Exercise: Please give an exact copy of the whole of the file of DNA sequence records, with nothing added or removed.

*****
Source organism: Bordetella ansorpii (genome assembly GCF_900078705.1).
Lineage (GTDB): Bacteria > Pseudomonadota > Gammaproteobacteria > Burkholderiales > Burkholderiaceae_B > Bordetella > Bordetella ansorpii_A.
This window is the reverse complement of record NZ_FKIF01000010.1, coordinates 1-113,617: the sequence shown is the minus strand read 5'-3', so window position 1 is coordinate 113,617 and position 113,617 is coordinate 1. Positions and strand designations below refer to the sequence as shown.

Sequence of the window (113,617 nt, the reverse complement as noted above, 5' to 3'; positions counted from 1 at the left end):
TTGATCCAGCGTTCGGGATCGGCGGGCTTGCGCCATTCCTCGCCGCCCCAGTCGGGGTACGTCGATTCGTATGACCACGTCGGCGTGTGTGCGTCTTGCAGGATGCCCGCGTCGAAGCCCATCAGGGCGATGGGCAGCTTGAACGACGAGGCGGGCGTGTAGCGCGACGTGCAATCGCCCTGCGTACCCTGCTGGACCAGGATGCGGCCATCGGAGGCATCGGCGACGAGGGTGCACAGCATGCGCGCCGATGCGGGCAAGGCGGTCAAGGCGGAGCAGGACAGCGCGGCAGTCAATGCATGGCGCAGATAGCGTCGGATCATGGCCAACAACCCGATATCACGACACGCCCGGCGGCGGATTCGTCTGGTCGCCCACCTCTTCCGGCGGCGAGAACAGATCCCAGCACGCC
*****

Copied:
Source organism: Bordetella ansorpii (genome assembly GCF_900078705.1).
Lineage (GTDB): Bacteria > Pseudomonadota > Gammaproteobacteria > Burkholderiales > Burkholderiaceae_B > Bordetella > Bordetella ansorpii_A.
This window is the reverse complement of record NZ_FKIF01000010.1, coordinates 1-113,617: the sequence shown is the minus strand read 5'-3', so window position 1 is coordinate 113,617 and position 113,617 is coordinate 1. Positions and strand designations below refer to the sequence as shown.

Sequence of the window (113,617 nt, the reverse complement as noted above, 5' to 3'; positions counted from 1 at the left end):
TTGATCCAGCGTTCGGGATCGGCGGGCTTGCGCCATTCCTCGCCGCCCCAGTCGGGGTACGTCGATTCGTATGACCACGTCGGCGTGTGTGCGTCTTGCAGGATGCCCGCGTCGAAGCCCATCAGGGCGATGGGCAGCTTGAACGACGAGGCGGGCGTGTAGCGCGACGTGCAATCGCCCTGCGTACCCTGCTGGACCAGGATGCGGCCATCGGAGGCATCGGCGACGAGGGTGCACAGCATGCGCGCCGATGCGGGCAAGGCGGTCAAGGCGGAGCAGGACAGCGCGGCAGTCAATGCATGGCGCAGATAGCGTCGGATCATGGCCAACAACCCGATATCACGACACGCCCGGCGGCGGATTCGTCTGGTCGCCCACCTCTTCCGGCGGCGAGAACAGATCCCAGCACGCC